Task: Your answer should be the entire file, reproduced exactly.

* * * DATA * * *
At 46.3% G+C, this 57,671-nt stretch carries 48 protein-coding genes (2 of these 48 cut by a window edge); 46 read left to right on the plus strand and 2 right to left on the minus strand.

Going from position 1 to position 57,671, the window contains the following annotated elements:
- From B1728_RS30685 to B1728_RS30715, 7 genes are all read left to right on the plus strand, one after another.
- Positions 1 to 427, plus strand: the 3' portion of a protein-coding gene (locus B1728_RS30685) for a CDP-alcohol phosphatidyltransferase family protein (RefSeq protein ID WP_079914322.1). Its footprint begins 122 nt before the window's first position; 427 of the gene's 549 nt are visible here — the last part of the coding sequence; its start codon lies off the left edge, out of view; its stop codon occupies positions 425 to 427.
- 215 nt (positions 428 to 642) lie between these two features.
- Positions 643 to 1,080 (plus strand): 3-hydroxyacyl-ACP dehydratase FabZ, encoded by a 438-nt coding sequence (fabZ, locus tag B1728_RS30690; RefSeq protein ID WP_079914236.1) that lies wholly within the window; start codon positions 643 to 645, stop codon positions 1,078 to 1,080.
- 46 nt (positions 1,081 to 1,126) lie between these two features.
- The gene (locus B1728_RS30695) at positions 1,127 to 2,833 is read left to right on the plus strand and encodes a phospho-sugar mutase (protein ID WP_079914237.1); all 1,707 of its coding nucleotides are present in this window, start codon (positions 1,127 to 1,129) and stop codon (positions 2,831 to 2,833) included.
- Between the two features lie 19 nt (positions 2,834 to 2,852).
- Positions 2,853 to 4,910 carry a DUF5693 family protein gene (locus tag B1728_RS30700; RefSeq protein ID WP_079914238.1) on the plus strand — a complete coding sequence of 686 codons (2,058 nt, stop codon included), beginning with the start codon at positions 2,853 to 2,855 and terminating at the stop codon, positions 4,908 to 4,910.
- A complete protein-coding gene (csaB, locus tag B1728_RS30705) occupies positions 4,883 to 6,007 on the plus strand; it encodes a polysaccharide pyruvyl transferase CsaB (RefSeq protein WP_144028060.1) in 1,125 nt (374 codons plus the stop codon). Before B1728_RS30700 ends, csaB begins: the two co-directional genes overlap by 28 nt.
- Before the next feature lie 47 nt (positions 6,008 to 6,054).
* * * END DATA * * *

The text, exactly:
At 46.3% G+C, this 57,671-nt stretch carries 48 protein-coding genes (2 of these 48 cut by a window edge); 46 read left to right on the plus strand and 2 right to left on the minus strand.

Going from position 1 to position 57,671, the window contains the following annotated elements:
- From B1728_RS30685 to B1728_RS30715, 7 genes are all read left to right on the plus strand, one after another.
- Positions 1 to 427, plus strand: the 3' portion of a protein-coding gene (locus B1728_RS30685) for a CDP-alcohol phosphatidyltransferase family protein (RefSeq protein ID WP_079914322.1). Its footprint begins 122 nt before the window's first position; 427 of the gene's 549 nt are visible here — the last part of the coding sequence; its start codon lies off the left edge, out of view; its stop codon occupies positions 425 to 427.
- 215 nt (positions 428 to 642) lie between these two features.
- Positions 643 to 1,080 (plus strand): 3-hydroxyacyl-ACP dehydratase FabZ, encoded by a 438-nt coding sequence (fabZ, locus tag B1728_RS30690; RefSeq protein ID WP_079914236.1) that lies wholly within the window; start codon positions 643 to 645, stop codon positions 1,078 to 1,080.
- 46 nt (positions 1,081 to 1,126) lie between these two features.
- The gene (locus B1728_RS30695) at positions 1,127 to 2,833 is read left to right on the plus strand and encodes a phospho-sugar mutase (protein ID WP_079914237.1); all 1,707 of its coding nucleotides are present in this window, start codon (positions 1,127 to 1,129) and stop codon (positions 2,831 to 2,833) included.
- Between the two features lie 19 nt (positions 2,834 to 2,852).
- Positions 2,853 to 4,910 carry a DUF5693 family protein gene (locus tag B1728_RS30700; RefSeq protein ID WP_079914238.1) on the plus strand — a complete coding sequence of 686 codons (2,058 nt, stop codon included), beginning with the start codon at positions 2,853 to 2,855 and terminating at the stop codon, positions 4,908 to 4,910.
- A complete protein-coding gene (csaB, locus tag B1728_RS30705) occupies positions 4,883 to 6,007 on the plus strand; it encodes a polysaccharide pyruvyl transferase CsaB (RefSeq protein WP_144028060.1) in 1,125 nt (374 codons plus the stop codon). Before B1728_RS30700 ends, csaB begins: the two co-directional genes overlap by 28 nt.
- Before the next feature lie 47 nt (positions 6,008 to 6,054).